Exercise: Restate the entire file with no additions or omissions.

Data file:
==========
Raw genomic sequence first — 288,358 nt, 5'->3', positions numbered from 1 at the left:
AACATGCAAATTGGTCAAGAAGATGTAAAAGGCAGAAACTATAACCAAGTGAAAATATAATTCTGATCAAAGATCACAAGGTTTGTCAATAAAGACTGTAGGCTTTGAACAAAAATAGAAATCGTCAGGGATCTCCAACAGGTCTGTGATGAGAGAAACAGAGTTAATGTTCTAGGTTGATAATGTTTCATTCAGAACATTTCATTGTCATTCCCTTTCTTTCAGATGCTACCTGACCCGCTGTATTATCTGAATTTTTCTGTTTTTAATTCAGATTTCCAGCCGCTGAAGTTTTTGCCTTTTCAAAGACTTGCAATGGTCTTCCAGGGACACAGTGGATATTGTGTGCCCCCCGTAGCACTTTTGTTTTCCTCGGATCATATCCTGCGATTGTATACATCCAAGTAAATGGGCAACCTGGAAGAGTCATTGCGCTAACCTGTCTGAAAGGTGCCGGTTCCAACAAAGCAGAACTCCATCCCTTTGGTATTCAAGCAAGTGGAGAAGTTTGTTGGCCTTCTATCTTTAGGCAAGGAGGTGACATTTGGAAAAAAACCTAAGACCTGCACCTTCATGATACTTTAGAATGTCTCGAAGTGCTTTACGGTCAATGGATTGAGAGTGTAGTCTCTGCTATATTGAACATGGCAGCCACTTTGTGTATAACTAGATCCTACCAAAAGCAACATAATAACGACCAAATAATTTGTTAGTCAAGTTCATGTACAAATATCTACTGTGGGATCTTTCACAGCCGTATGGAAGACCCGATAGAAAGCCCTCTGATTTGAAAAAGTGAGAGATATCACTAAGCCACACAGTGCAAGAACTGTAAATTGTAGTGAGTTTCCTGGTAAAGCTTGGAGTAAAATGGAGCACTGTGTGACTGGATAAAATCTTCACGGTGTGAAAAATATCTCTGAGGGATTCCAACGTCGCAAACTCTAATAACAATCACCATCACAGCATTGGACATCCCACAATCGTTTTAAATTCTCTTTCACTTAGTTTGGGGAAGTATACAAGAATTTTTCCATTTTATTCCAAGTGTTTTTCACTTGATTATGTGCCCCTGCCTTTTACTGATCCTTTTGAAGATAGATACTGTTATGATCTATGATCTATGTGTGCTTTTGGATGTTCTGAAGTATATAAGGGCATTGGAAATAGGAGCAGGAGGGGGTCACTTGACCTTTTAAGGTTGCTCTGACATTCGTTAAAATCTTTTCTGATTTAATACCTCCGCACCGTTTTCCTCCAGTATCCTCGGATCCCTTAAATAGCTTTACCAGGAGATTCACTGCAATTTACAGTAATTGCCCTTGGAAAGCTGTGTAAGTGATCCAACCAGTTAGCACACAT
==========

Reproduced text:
Raw genomic sequence first — 288,358 nt, 5'->3', positions numbered from 1 at the left:
AACATGCAAATTGGTCAAGAAGATGTAAAAGGCAGAAACTATAACCAAGTGAAAATATAATTCTGATCAAAGATCACAAGGTTTGTCAATAAAGACTGTAGGCTTTGAACAAAAATAGAAATCGTCAGGGATCTCCAACAGGTCTGTGATGAGAGAAACAGAGTTAATGTTCTAGGTTGATAATGTTTCATTCAGAACATTTCATTGTCATTCCCTTTCTTTCAGATGCTACCTGACCCGCTGTATTATCTGAATTTTTCTGTTTTTAATTCAGATTTCCAGCCGCTGAAGTTTTTGCCTTTTCAAAGACTTGCAATGGTCTTCCAGGGACACAGTGGATATTGTGTGCCCCCCGTAGCACTTTTGTTTTCCTCGGATCATATCCTGCGATTGTATACATCCAAGTAAATGGGCAACCTGGAAGAGTCATTGCGCTAACCTGTCTGAAAGGTGCCGGTTCCAACAAAGCAGAACTCCATCCCTTTGGTATTCAAGCAAGTGGAGAAGTTTGTTGGCCTTCTATCTTTAGGCAAGGAGGTGACATTTGGAAAAAAACCTAAGACCTGCACCTTCATGATACTTTAGAATGTCTCGAAGTGCTTTACGGTCAATGGATTGAGAGTGTAGTCTCTGCTATATTGAACATGGCAGCCACTTTGTGTATAACTAGATCCTACCAAAAGCAACATAATAACGACCAAATAATTTGTTAGTCAAGTTCATGTACAAATATCTACTGTGGGATCTTTCACAGCCGTATGGAAGACCCGATAGAAAGCCCTCTGATTTGAAAAAGTGAGAGATATCACTAAGCCACACAGTGCAAGAACTGTAAATTGTAGTGAGTTTCCTGGTAAAGCTTGGAGTAAAATGGAGCACTGTGTGACTGGATAAAATCTTCACGGTGTGAAAAATATCTCTGAGGGATTCCAACGTCGCAAACTCTAATAACAATCACCATCACAGCATTGGACATCCCACAATCGTTTTAAATTCTCTTTCACTTAGTTTGGGGAAGTATACAAGAATTTTTCCATTTTATTCCAAGTGTTTTTCACTTGATTATGTGCCCCTGCCTTTTACTGATCCTTTTGAAGATAGATACTGTTATGATCTATGATCTATGTGTGCTTTTGGATGTTCTGAAGTATATAAGGGCATTGGAAATAGGAGCAGGAGGGGGTCACTTGACCTTTTAAGGTTGCTCTGACATTCGTTAAAATCTTTTCTGATTTAATACCTCCGCACCGTTTTCCTCCAGTATCCTCGGATCCCTTAAATAGCTTTACCAGGAGATTCACTGCAATTTACAGTAATTGCCCTTGGAAAGCTGTGTAAGTGATCCAACCAGTTAGCACACAT